“OF NO FIXED ADDRESS”
We’ve all read those words at one time or another, usually in the context of a court case where the accused is “of no fixed address”. For the first time in our lives, Elva and I have experienced it firsthand. Six months ago we sold our beloved condo at 55 Hillsborough St. and I’ve lost count of how many beds we’ve slept in since. Somewhere close to 50, I’d say.
On March 1, we’ll move into our new apartment at 297 Allen St., marking the seventh move we’ve made together since we married in 1975. Although they’ve all been challenging in some respect, this one rates right up there in degree of difficulty. Seven years ago, we downsized from 3,600 square feet to 2,400. Both places included significant storage, in addition to the living space. This time we’ll have to squeeze our possessions into 1,200 square feet, with very little storage space. Next time — who knows — we may be looking at a double room in a nursing home, or maybe just a pine box.
Anyone who has moved knows how challenging it can be to deal with the little things, like changes of address. During six months of homelessness, we’ve had no place but a P.O. Box to send mail. For most of the 25 or so organizations, government agencies, and businesses we deal with, not a problem. For a couple, however, the bank for example, it’s: “Sir, we need to have a physical address.” So I make something up; could be City Hall or the Lieutenant Governor’s Residence for all they care.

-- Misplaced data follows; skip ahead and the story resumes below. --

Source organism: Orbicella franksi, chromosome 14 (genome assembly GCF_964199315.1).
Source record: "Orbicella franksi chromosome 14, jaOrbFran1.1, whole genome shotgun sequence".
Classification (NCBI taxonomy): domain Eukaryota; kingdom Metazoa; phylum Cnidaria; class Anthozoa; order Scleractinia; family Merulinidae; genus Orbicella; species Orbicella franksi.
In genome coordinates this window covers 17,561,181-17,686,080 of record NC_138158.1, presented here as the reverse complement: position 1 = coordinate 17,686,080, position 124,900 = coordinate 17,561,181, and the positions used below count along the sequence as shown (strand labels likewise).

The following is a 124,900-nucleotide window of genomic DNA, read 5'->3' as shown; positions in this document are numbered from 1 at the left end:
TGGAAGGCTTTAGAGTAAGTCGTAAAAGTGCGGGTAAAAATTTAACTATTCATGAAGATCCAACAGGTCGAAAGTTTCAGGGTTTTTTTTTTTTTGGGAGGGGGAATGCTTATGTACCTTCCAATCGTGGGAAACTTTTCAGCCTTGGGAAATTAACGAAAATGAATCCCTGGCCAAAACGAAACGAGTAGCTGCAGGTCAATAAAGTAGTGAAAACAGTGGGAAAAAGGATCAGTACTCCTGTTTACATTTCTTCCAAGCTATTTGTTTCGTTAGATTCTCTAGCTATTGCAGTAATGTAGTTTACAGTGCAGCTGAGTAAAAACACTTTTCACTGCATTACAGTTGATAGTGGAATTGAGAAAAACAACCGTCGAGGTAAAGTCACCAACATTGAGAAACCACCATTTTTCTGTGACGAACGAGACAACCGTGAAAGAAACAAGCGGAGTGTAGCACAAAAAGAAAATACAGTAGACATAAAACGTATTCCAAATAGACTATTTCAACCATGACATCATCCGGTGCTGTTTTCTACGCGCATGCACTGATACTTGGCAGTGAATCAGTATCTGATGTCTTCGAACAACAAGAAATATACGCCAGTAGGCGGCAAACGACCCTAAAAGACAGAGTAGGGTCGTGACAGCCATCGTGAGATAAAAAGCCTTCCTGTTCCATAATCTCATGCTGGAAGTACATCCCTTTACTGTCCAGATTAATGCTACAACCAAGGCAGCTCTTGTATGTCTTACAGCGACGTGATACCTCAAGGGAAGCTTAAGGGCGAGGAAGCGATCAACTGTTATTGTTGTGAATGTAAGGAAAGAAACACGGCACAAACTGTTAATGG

It reminds me of the day in September 1971 when I registered for my first term at the University of New Brunswick in Fredericton. The clerk at the Registrar’s Office took down all my particulars, then asked me for my phone number: “8”, I replied. “8? 8 what?” “Number 8 Wellington”, I said proudly. “There’s no such number”, says she. “Give me the phone and I’ll call my mother”, says I. So I did, and let her say hello to Yvonne. Another of life’s tiny triumphs for a kid from the sticks.
As with any of the significant life decisions we’ve made, Elva and I have tried to learn from the experience. Being of no fixed address has taught us that when two people enjoy one another’s company, wherever we happen to be on a given day is “home”. It may be on the road in Ireland, exploring a fortified church in Romania, watching a Mardi Gras parade in New Orleans, or living the high life in a Fort Myers condo.
The process of downsizing hasn’t gotten any easier. It’s meant we’ve had to dispose of many heirlooms, handed down through generations and lovingly cared for. Some we gave to our children, some we sold to good homes, some we gave away. Even the good stuff we’ve kept isn’t worth much nowadays. The young “throw-away” generation prefers Ikea to Gibbard of Napanee. Nowadays, furniture lasts about as long as a smartphone — a few years. We live in a disposable culture.
This reminds me of a story I heard not that long ago on CBC Radio. A woman spoke of her elderly father’s plan to distribute the family treasures to his four daughters. Having recently lost his wife, he convened them to the family home before moving into an assisted living facility. When they arrived, all of the knick-knacks he and their mother had collected and displayed over the years were spread out on the dining room table. “I’ve asked you here so that you can pick out what you want before I move.” The four, looking sheepishly at one another and their father, were speechless. Finally, the bravest said to him: “Dad, we know these things meant a lot to you and Mom, but they’re your memories, not ours.” The old man was heart-broken.